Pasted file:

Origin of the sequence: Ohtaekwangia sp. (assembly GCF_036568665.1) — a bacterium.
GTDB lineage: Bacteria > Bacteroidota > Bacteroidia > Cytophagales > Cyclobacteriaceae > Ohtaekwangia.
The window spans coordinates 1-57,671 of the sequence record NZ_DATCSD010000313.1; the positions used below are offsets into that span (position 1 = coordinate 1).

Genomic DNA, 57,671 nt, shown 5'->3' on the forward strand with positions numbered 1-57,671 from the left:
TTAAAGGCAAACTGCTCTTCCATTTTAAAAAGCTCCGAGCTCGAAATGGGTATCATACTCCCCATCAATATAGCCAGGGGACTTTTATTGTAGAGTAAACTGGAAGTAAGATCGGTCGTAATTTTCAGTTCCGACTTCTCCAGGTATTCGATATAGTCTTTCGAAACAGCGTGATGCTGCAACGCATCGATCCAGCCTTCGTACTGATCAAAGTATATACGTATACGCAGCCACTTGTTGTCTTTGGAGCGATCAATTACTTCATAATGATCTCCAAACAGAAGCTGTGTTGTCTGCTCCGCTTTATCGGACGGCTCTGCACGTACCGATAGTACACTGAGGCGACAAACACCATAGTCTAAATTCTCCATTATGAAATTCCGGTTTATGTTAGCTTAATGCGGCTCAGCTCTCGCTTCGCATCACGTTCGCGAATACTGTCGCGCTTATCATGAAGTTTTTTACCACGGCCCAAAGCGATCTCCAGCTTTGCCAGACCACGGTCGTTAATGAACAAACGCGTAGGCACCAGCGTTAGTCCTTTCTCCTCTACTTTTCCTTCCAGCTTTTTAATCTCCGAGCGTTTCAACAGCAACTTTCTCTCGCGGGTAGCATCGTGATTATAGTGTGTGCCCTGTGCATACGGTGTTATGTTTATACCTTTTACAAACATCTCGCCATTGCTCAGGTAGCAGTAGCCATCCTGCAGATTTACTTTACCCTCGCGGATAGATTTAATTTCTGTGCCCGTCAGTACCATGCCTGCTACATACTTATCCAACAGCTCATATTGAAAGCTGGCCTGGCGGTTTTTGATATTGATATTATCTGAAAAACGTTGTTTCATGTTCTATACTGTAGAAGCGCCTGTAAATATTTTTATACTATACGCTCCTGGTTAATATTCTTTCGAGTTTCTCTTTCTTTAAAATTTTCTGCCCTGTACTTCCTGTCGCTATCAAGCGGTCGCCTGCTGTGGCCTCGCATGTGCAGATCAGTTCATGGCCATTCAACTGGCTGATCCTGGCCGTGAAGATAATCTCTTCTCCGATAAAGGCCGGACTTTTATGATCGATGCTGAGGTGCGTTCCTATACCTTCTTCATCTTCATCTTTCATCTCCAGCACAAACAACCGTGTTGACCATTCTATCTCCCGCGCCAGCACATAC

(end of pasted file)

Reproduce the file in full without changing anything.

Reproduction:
Origin of the sequence: Ohtaekwangia sp. (assembly GCF_036568665.1) — a bacterium.
GTDB lineage: Bacteria > Bacteroidota > Bacteroidia > Cytophagales > Cyclobacteriaceae > Ohtaekwangia.
The window spans coordinates 1-57,671 of the sequence record NZ_DATCSD010000313.1; the positions used below are offsets into that span (position 1 = coordinate 1).

Genomic DNA, 57,671 nt, shown 5'->3' on the forward strand with positions numbered 1-57,671 from the left:
TTAAAGGCAAACTGCTCTTCCATTTTAAAAAGCTCCGAGCTCGAAATGGGTATCATACTCCCCATCAATATAGCCAGGGGACTTTTATTGTAGAGTAAACTGGAAGTAAGATCGGTCGTAATTTTCAGTTCCGACTTCTCCAGGTATTCGATATAGTCTTTCGAAACAGCGTGATGCTGCAACGCATCGATCCAGCCTTCGTACTGATCAAAGTATATACGTATACGCAGCCACTTGTTGTCTTTGGAGCGATCAATTACTTCATAATGATCTCCAAACAGAAGCTGTGTTGTCTGCTCCGCTTTATCGGACGGCTCTGCACGTACCGATAGTACACTGAGGCGACAAACACCATAGTCTAAATTCTCCATTATGAAATTCCGGTTTATGTTAGCTTAATGCGGCTCAGCTCTCGCTTCGCATCACGTTCGCGAATACTGTCGCGCTTATCATGAAGTTTTTTACCACGGCCCAAAGCGATCTCCAGCTTTGCCAGACCACGGTCGTTAATGAACAAACGCGTAGGCACCAGCGTTAGTCCTTTCTCCTCTACTTTTCCTTCCAGCTTTTTAATCTCCGAGCGTTTCAACAGCAACTTTCTCTCGCGGGTAGCATCGTGATTATAGTGTGTGCCCTGTGCATACGGTGTTATGTTTATACCTTTTACAAACATCTCGCCATTGCTCAGGTAGCAGTAGCCATCCTGCAGATTTACTTTACCCTCGCGGATAGATTTAATTTCTGTGCCCGTCAGTACCATGCCTGCTACATACTTATCCAACAGCTCATATTGAAAGCTGGCCTGGCGGTTTTTGATATTGATATTATCTGAAAAACGTTGTTTCATGTTCTATACTGTAGAAGCGCCTGTAAATATTTTTATACTATACGCTCCTGGTTAATATTCTTTCGAGTTTCTCTTTCTTTAAAATTTTCTGCCCTGTACTTCCTGTCGCTATCAAGCGGTCGCCTGCTGTGGCCTCGCATGTGCAGATCAGTTCATGGCCATTCAACTGGCTGATCCTGGCCGTGAAGATAATCTCTTCTCCGATAAAGGCCGGACTTTTATGATCGATGCTGAGGTGCGTTCCTATACCTTCTTCATCTTCATCTTTCATCTCCAGCACAAACAACCGTGTTGACCATTCTATCTCCCGCGCCAGCACATAC